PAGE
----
Friday, 26 August 2022

Natsworthy & Grimspound - More Dartmoor Adventures in an Ancient Landscape and WWII Bomber Crash Site

It's that time of year, as the days grow long and sunny, that Carolyn and I yearn to get back out on Dartmoor and about this time last year we were enjoying the delights of Haytor Down and Yarner Wood, as we took time to celebrate our Wedding Anniversary at the Rock Inn.

This year has been a little more hectic than last, with plans for our Post Retirement Gap Year well under way, and the need therefore to fit as much in into the remaining time at home requiring much more prioritising than usual.

However with Carolyn on a summer break from work, we decided to head off into the Devon hills and with me turning to a little book, 'Fairly' Easy Walks on Dartmoor, I picked up a few months ago that contains some walks on Dartmoor that we hadn't seen before, which I fancied giving a go.

Since March this year I have been working with a new walking app 'Footpath' which I am finding very intuitive to use, enabling me to plan walks very quickly on the great selection of maps, which include Ordnance Survey and so had our route for Walk No.12 planned in in no time and all set to go on the phone.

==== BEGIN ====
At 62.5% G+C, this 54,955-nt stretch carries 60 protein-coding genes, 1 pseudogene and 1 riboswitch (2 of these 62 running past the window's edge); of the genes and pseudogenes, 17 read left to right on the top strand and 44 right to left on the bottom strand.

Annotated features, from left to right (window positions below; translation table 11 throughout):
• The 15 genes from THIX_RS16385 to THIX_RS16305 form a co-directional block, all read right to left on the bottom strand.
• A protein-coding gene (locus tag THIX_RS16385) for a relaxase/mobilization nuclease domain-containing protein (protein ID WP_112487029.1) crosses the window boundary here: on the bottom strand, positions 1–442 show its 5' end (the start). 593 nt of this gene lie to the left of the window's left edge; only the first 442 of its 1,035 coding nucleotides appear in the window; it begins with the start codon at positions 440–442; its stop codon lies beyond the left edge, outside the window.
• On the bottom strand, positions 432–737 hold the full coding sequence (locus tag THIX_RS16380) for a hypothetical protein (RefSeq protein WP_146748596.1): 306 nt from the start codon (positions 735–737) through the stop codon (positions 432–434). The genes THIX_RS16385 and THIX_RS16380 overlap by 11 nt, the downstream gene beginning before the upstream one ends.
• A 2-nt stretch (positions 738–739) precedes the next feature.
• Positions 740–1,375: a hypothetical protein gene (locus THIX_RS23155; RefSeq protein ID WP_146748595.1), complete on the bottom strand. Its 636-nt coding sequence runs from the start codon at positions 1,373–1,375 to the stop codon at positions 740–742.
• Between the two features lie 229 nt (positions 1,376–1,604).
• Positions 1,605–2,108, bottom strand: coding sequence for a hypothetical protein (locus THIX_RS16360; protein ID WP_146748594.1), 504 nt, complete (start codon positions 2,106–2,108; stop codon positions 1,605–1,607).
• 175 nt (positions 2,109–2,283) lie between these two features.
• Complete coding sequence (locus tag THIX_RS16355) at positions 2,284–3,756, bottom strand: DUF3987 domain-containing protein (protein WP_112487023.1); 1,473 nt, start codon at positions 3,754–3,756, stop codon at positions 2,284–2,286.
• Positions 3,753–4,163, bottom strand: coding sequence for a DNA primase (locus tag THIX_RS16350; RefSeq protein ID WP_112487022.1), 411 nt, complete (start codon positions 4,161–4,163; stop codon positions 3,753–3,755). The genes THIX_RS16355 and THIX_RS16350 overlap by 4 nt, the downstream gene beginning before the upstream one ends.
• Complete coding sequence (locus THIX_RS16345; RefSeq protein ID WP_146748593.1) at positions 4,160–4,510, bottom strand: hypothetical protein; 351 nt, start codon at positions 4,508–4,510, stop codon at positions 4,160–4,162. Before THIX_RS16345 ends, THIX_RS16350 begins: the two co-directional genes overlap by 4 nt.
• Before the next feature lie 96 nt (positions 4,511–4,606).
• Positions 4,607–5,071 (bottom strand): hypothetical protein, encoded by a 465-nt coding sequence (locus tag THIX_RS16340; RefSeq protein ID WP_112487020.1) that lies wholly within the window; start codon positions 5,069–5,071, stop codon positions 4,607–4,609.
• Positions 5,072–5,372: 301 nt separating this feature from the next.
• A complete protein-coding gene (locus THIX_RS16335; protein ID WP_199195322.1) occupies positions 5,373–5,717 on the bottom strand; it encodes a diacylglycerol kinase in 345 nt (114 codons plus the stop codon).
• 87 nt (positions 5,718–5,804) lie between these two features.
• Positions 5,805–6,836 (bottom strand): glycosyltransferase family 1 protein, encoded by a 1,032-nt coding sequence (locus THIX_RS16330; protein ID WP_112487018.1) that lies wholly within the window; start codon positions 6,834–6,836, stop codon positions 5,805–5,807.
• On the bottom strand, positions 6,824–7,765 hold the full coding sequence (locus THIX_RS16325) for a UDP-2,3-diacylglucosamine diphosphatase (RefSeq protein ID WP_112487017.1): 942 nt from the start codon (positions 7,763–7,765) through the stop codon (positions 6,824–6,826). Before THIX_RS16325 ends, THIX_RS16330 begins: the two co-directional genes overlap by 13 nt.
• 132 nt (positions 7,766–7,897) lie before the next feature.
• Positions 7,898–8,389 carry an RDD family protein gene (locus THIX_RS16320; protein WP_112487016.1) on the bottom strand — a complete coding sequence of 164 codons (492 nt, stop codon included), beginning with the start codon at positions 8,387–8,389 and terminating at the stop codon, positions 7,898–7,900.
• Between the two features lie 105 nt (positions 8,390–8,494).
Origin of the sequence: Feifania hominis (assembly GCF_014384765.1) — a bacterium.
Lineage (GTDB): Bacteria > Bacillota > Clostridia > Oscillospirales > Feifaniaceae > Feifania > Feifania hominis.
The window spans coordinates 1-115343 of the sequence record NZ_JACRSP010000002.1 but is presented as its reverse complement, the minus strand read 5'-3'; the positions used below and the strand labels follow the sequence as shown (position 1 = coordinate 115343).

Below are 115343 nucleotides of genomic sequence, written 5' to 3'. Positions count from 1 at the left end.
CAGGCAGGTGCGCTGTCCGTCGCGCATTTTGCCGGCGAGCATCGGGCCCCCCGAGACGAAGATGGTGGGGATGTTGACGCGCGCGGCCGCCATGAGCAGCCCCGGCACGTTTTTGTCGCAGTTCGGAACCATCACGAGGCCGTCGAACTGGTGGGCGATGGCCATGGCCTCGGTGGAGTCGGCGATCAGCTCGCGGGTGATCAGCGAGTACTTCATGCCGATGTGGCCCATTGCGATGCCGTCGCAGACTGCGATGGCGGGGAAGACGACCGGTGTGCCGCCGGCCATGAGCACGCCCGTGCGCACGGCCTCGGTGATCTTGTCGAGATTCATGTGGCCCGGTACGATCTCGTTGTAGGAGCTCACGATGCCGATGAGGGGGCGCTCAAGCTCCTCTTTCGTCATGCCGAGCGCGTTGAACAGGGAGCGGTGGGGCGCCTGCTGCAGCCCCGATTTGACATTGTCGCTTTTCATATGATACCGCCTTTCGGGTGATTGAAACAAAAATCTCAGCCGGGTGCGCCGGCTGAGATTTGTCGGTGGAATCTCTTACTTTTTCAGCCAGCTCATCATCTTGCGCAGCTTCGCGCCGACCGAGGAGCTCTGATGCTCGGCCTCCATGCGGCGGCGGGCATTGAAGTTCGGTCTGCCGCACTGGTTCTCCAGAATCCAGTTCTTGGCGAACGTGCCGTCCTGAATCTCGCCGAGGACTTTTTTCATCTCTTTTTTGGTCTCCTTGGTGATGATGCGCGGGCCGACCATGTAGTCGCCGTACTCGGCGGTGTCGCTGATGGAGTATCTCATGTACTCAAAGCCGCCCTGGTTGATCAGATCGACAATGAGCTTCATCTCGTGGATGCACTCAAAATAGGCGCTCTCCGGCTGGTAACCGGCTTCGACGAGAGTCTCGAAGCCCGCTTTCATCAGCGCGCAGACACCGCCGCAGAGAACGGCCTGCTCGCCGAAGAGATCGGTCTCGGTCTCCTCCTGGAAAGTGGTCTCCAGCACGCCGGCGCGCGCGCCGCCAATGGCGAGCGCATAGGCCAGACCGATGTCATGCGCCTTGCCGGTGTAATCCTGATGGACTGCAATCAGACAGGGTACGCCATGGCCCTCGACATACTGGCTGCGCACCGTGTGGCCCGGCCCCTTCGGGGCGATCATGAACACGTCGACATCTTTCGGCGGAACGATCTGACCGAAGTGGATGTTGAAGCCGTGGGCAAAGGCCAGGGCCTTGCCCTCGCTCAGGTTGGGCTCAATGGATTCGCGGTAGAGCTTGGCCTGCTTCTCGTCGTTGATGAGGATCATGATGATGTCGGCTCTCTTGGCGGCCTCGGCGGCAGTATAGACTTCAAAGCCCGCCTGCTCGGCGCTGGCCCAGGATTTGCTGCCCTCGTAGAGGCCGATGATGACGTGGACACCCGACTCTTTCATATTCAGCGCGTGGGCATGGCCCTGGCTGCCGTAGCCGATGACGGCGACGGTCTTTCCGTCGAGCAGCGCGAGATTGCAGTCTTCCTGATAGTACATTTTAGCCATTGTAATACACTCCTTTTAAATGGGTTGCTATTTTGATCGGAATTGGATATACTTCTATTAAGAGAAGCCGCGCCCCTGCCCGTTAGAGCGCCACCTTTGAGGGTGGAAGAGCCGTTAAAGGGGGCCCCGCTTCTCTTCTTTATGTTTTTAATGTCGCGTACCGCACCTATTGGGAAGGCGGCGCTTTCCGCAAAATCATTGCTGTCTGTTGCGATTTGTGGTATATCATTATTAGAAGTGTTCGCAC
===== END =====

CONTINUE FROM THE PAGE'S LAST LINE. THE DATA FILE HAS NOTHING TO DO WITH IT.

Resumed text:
The maps below give you an idea of the look of the system and where our route would be taking us, just north of Widecombe in the Moor over a distance of five miles.

What I really like about Footpath is the simple planning tool that lets you easily select points along the route you want to go and then the app seamlessly plots the most appropriate route using recognised footpaths and avoiding, hopefully, trespassing on to private land.

So far it has proved faultless and very easy to use.

The walk is described as the most strenuous in the book, and a look at the incline graph married up to the route shows the steepest part of the walk climbing up from West Coombe to the top of Hookney Tor. 

This happened to fit in well with our walking schedule at the moment as we are doing a bit of pre-match training in readiness for our trip away which will see us doing a bit of alpine trekking and with last months all-day sixteen mile hike around the Exe Estuary under our belt we decided a bit of hill climbing would be a good work out, not to mention this part of the moor is one of our favourite areas to go to, including as it does the Bronze Age settlement at Grimspound closely followed by a pint in Widecombe to help see off the day.

The route plan plotted out on Ordnance Survey on Footpath with the gradient plan colour coded onto the route plan and emphasising the contours.

Setting off from home at about 11.30 we arrived at our start point near Natsworthy Manor just about 13.00, to set off north through the woods around Heathercombe towards our first checkpoint (1) at Kendon.

The weather was set glorious, and with a packed lunch in the rucksack together with a flask of tea and other trail snacks, supplemented by the fantastic crop of succulent blackberries to be found just about everywhere in Devon this summer, and causing me to take a bit longer on some legs of the route, we were off.